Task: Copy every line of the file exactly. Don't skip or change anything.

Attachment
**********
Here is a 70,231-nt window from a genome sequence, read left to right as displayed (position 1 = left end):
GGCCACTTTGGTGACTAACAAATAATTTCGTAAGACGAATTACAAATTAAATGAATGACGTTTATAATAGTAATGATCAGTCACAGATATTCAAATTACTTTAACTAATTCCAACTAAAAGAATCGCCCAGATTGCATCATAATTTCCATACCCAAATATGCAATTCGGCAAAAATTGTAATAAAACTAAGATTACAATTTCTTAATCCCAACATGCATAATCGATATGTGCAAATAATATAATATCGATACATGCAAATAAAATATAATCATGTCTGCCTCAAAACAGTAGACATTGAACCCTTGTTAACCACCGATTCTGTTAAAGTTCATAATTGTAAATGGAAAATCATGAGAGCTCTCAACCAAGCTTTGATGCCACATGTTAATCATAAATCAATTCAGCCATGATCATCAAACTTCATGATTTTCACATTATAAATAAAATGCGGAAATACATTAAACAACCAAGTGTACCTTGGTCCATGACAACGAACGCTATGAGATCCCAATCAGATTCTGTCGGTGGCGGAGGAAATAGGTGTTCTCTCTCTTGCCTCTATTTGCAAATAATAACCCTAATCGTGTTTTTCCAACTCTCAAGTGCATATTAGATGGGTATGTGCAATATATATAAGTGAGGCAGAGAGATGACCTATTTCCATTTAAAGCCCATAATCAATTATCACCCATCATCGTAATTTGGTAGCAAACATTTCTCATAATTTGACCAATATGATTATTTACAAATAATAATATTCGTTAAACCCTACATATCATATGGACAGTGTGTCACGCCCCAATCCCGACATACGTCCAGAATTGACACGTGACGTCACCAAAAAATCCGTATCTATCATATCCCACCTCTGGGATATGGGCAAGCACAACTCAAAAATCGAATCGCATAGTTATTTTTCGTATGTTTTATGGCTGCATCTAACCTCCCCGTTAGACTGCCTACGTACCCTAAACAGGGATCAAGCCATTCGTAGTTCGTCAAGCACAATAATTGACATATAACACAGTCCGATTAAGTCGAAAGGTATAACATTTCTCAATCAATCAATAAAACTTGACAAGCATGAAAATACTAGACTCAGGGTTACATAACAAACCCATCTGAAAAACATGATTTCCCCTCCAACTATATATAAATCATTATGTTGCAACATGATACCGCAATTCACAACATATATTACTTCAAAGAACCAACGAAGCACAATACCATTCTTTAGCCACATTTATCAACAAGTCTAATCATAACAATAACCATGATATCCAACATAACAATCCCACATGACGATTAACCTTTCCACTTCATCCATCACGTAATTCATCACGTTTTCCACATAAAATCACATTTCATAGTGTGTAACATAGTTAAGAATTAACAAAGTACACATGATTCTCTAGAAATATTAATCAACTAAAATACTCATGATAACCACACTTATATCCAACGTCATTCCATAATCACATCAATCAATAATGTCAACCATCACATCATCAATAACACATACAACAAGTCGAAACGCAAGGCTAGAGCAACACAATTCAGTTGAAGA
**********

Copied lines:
Here is a 70,231-nt window from a genome sequence, read left to right as displayed (position 1 = left end):
GGCCACTTTGGTGACTAACAAATAATTTCGTAAGACGAATTACAAATTAAATGAATGACGTTTATAATAGTAATGATCAGTCACAGATATTCAAATTACTTTAACTAATTCCAACTAAAAGAATCGCCCAGATTGCATCATAATTTCCATACCCAAATATGCAATTCGGCAAAAATTGTAATAAAACTAAGATTACAATTTCTTAATCCCAACATGCATAATCGATATGTGCAAATAATATAATATCGATACATGCAAATAAAATATAATCATGTCTGCCTCAAAACAGTAGACATTGAACCCTTGTTAACCACCGATTCTGTTAAAGTTCATAATTGTAAATGGAAAATCATGAGAGCTCTCAACCAAGCTTTGATGCCACATGTTAATCATAAATCAATTCAGCCATGATCATCAAACTTCATGATTTTCACATTATAAATAAAATGCGGAAATACATTAAACAACCAAGTGTACCTTGGTCCATGACAACGAACGCTATGAGATCCCAATCAGATTCTGTCGGTGGCGGAGGAAATAGGTGTTCTCTCTCTTGCCTCTATTTGCAAATAATAACCCTAATCGTGTTTTTCCAACTCTCAAGTGCATATTAGATGGGTATGTGCAATATATATAAGTGAGGCAGAGAGATGACCTATTTCCATTTAAAGCCCATAATCAATTATCACCCATCATCGTAATTTGGTAGCAAACATTTCTCATAATTTGACCAATATGATTATTTACAAATAATAATATTCGTTAAACCCTACATATCATATGGACAGTGTGTCACGCCCCAATCCCGACATACGTCCAGAATTGACACGTGACGTCACCAAAAAATCCGTATCTATCATATCCCACCTCTGGGATATGGGCAAGCACAACTCAAAAATCGAATCGCATAGTTATTTTTCGTATGTTTTATGGCTGCATCTAACCTCCCCGTTAGACTGCCTACGTACCCTAAACAGGGATCAAGCCATTCGTAGTTCGTCAAGCACAATAATTGACATATAACACAGTCCGATTAAGTCGAAAGGTATAACATTTCTCAATCAATCAATAAAACTTGACAAGCATGAAAATACTAGACTCAGGGTTACATAACAAACCCATCTGAAAAACATGATTTCCCCTCCAACTATATATAAATCATTATGTTGCAACATGATACCGCAATTCACAACATATATTACTTCAAAGAACCAACGAAGCACAATACCATTCTTTAGCCACATTTATCAACAAGTCTAATCATAACAATAACCATGATATCCAACATAACAATCCCACATGACGATTAACCTTTCCACTTCATCCATCACGTAATTCATCACGTTTTCCACATAAAATCACATTTCATAGTGTGTAACATAGTTAAGAATTAACAAAGTACACATGATTCTCTAGAAATATTAATCAACTAAAATACTCATGATAACCACACTTATATCCAACGTCATTCCATAATCACATCAATCAATAATGTCAACCATCACATCATCAATAACACATACAACAAGTCGAAACGCAAGGCTAGAGCAACACAATTCAGTTGAAGA